The technological progress in general—i. e., transport systems, calculating machines, electrical lighting, elevators inside buildings, electrical brains of all types, etc.—solves thousands of problems that process themselves on a superficial level of existence; nevertheless, they introduce multitudes of broader and more profound problems within the individual and within society.
Thus, to live exclusively on that superficial level without taking into account the different areas and more profound levels of the mind signifies, in fact, that we are bringing upon ourselves and our children misery, tears, and desperation.
The greatest necessity, the most essential problem of every individual, of every person, is to comprehend life in its integral and unitotal state; only in this way will we establish the conditions to satisfactorily solve all our particular, intimate problems.
Technological knowledge by itself can never solve all our psychological problems, all our profound complexes.
If we want to be true human beings, that is, if we want to be integral individuals, then we must explore ourselves psychologically; yes, we must know ourselves profoundly within all of the fields of thought, because undoubtedly, technology becomes a destructive instrument when we do not truly comprehend the entire process of existence, when we do not know ourselves in an integral way.
Indeed, if the intellectual animal truly loved, if the rational mammal understood the entire process of life, he would never have committed the crime of splitting the atom.
Present technological progress is fantastic, yet it has only managed to increase our aggressive power to destroy one another; thus, now only terrorism, hunger, ignorance, and illness reign everywhere.
Therefore, no profession, no technology, can ever give us plenitude, true happiness.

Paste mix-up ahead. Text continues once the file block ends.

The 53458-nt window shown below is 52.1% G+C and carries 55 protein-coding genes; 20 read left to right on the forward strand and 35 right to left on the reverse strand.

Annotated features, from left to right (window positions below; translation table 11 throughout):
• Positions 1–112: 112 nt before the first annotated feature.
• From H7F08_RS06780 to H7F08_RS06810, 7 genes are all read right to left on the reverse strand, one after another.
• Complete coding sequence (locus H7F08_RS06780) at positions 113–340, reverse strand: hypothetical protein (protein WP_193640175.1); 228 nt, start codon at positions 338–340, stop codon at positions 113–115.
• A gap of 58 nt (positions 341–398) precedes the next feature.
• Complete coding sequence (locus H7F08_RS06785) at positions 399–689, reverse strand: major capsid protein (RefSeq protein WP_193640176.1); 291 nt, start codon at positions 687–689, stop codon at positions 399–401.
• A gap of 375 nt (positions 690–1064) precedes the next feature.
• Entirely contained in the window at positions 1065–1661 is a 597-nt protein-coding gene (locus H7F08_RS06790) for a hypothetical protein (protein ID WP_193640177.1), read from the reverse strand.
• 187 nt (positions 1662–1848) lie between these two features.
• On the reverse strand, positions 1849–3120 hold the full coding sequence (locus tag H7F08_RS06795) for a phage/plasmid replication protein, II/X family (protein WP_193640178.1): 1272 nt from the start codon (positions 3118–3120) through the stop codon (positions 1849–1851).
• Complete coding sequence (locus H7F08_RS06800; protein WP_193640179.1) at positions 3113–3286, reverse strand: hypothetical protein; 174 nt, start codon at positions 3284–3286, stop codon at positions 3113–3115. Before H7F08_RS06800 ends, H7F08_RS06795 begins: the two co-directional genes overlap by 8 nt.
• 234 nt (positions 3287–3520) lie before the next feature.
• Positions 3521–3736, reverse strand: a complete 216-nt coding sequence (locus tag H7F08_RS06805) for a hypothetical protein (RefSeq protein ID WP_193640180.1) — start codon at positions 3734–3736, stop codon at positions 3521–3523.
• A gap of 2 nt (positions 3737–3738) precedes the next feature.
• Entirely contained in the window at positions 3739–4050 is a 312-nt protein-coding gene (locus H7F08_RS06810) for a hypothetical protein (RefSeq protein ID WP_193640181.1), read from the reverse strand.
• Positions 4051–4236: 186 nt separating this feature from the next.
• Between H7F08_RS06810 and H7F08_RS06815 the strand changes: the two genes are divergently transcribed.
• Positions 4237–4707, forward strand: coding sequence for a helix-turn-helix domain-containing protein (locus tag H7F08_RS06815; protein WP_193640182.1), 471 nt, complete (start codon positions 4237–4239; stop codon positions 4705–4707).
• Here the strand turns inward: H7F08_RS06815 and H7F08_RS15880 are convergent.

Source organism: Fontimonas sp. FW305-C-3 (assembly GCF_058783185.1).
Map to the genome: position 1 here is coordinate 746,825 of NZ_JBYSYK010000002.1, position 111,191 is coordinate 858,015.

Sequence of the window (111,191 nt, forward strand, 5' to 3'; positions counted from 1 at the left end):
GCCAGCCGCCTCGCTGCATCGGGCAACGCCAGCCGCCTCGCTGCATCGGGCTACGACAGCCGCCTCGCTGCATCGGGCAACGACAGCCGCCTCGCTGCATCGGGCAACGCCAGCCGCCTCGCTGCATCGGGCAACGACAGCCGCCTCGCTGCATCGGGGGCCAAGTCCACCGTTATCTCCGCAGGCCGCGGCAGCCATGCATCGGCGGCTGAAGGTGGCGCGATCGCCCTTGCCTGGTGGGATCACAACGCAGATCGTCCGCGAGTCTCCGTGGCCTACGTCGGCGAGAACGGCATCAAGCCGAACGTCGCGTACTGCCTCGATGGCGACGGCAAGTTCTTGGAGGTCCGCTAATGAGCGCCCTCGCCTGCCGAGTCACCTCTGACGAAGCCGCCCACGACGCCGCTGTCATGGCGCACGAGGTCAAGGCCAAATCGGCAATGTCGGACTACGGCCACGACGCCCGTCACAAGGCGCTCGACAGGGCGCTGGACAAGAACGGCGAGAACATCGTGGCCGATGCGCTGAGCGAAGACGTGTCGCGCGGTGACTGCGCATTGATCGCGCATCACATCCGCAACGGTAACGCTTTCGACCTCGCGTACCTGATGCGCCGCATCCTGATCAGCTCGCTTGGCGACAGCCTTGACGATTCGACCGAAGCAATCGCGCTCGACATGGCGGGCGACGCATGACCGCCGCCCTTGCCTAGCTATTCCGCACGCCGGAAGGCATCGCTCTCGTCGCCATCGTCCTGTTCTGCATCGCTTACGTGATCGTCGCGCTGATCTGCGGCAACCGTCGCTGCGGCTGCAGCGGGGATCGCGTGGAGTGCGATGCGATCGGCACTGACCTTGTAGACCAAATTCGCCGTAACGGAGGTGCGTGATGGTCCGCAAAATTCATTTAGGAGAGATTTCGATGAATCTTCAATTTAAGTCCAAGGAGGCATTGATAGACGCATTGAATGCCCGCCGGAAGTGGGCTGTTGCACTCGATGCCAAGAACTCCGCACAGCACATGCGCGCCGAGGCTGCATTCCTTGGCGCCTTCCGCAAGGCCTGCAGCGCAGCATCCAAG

In life, every person suffers intensely in his occupation, in his profession, in his routine way of living, thus things and occupations become instruments of envy, gossip, hate, bitterness.
The world of physicians, the world of artists, of engineers, of lawyers, etc.—each one of these worlds is full of pain, gossip, competition, envy, etc. So, without the comprehension of ourselves, a mere occupation, skill, or profession leads us to pain and to the search for evasiveness; thus, some find escape through alcohol in bars, pubs, or cabarets, others through drugs, morphine, cocaine, or marijuana, and others by means of lust and sexual degeneration, etc.
When we want to reduce our whole life to a technique, to a profession, to a system of making more and more money, then the outcome is boredom, nuisances, and the search for a way out.
We must become complete, integral individuals, and this is only possible by knowing ourselves and dissolving the psychological “I.”
As a fundamental education stimulates the learning of a skill to earn our living, it must also perform something very important: that is, it must help the individual to experience—to feel in every aspect and in all of the levels of the mind—the process of existence.
Consequently, if someone has something to say, let him say it, since the manner of saying it is very interesting: every person creates for himself his own style; nevertheless, lacking the direct integral experience of life, and imitating other people’s styles lead only to a superficial life.